AUSTIN -- There's a type of crime on police we don't often think about -- spitting. It can make officers sick and cause some to get angry.
"They are human. That's any human person. What would you do if you got spit on?" said Sam Higgins, a concerned citizen.
It's a natural human reaction, but when you're a police officer, reacting could get you into trouble.
"Spitting, it's not just offensive, it's assault," said President of the Austin Police Association Wayne Vincent.
The Austin Police Department has disciplined at least three officers this year in connection with spitting cases; two were fired after an incident on camera. The police chief says Michelle Gish and her partner weren't fired for the spitting but rather for lying on their reports.
In another incident, an officer was suspended for five days for slamming a man's head on the hood of a car.
"We try our best to train the human element out of police officers. You can't do that. If you're spit on, you're going to react," said Vincent.
APD does not train officers how to respond to spitting.
"Unfortunately the department hasn't really given real good guidance on this. The last incident we had, the assistant chief said his reaction would have been to walk away. We're not trained to walk away when someone assaults us," Vincent said.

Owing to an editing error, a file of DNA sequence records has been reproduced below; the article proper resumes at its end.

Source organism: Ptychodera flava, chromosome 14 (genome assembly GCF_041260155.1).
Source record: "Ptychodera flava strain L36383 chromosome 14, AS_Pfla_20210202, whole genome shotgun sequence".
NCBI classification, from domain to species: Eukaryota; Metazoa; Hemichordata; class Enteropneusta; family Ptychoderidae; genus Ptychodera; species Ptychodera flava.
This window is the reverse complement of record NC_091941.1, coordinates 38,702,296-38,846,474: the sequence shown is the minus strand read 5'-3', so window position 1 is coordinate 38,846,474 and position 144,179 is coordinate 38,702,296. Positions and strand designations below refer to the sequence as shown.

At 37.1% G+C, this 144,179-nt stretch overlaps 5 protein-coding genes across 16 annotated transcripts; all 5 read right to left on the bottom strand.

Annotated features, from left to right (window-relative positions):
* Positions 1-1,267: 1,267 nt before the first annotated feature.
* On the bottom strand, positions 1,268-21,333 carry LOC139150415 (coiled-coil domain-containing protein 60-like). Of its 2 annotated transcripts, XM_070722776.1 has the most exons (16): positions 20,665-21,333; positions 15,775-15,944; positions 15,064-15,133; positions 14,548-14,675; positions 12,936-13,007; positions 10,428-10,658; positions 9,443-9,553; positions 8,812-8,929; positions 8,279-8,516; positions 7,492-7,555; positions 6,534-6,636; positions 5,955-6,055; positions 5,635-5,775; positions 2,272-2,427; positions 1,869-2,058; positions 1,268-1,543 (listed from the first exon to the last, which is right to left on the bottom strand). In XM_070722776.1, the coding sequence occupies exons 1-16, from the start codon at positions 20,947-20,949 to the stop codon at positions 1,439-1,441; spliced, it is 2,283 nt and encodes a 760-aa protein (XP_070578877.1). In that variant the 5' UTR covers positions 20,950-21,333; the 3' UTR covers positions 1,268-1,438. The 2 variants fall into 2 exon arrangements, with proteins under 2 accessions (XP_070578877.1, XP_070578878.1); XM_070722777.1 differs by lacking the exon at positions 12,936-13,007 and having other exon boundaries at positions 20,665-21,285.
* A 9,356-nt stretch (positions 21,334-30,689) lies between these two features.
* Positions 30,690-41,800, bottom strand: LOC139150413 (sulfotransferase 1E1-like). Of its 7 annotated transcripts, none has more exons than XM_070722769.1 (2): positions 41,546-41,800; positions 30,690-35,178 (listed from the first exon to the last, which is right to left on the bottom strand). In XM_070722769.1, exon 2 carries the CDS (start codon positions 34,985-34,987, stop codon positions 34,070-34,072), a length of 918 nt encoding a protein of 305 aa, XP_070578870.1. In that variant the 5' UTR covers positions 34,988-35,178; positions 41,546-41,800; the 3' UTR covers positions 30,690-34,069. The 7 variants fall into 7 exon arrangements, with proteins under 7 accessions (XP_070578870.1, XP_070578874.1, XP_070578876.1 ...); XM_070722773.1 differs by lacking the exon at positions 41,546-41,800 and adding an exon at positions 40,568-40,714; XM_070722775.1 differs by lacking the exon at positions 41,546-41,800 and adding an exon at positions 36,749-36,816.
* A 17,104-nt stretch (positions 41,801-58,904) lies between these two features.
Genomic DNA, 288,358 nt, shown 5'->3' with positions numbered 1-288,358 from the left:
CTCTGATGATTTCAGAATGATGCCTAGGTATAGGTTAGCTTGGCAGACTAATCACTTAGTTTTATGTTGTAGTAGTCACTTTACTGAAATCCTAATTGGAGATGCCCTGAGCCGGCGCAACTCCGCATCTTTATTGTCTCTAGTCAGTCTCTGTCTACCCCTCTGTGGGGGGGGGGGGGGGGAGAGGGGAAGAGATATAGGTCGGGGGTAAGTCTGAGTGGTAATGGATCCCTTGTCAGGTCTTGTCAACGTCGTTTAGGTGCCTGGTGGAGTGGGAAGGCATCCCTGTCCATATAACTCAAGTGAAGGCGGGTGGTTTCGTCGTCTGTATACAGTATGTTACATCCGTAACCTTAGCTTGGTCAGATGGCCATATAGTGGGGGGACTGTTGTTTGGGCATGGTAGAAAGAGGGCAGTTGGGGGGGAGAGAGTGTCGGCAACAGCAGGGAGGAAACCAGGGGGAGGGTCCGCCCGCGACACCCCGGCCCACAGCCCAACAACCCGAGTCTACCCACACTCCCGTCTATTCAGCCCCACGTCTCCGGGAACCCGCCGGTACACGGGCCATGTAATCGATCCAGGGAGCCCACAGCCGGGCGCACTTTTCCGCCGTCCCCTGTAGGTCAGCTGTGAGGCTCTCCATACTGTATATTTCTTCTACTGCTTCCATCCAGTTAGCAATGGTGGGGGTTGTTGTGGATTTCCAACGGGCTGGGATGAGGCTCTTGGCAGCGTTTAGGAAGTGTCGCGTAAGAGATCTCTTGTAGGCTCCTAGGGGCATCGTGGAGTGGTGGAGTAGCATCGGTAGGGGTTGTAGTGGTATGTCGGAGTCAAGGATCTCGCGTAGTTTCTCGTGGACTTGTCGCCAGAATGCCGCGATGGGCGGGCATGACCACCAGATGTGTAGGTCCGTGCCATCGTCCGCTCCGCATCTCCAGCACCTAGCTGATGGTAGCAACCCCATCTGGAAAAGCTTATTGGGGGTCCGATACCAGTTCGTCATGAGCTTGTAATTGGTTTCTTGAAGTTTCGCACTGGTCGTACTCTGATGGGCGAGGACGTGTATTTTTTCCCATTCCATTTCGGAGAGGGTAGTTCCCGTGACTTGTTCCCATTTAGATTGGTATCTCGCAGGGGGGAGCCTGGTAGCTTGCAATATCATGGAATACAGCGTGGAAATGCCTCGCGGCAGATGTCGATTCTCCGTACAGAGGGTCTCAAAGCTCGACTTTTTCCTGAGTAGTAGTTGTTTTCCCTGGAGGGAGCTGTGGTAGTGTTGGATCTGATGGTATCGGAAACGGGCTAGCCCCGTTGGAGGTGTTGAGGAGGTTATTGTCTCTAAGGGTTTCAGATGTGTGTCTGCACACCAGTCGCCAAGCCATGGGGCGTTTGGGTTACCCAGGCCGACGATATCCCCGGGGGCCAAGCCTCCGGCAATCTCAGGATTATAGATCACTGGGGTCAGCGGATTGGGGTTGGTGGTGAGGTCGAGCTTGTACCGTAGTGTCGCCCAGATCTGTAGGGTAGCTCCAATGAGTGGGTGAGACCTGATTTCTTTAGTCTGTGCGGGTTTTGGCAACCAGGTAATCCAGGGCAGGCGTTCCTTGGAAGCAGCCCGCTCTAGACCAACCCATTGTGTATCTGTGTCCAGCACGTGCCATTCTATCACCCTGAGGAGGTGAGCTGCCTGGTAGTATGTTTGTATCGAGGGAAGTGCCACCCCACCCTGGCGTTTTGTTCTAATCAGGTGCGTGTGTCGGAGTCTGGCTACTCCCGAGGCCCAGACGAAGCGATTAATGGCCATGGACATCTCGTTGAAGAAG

"I don't expect for them to be perfect. They're human beings like we are," Higgins said.
Police officers may be human beings, but they are human beings who have to answer for their actions while wearing the uniform.
Doctors say spitting can be dangerous, especially if the person is carrying a transmittable disease.
"You never want to be spit on, even by somebody's who's healthy," said John Potter, DMD of FLOSS Dentistry. "But if someone is carrying a transmissible disease, of course it's going to raise a flag. The big problems would be hepatitis -- hepatitis B, hepatitis C."
When a suspect spits on an officer, they can be charged with assault, aggravated assault or even attempted capital murder.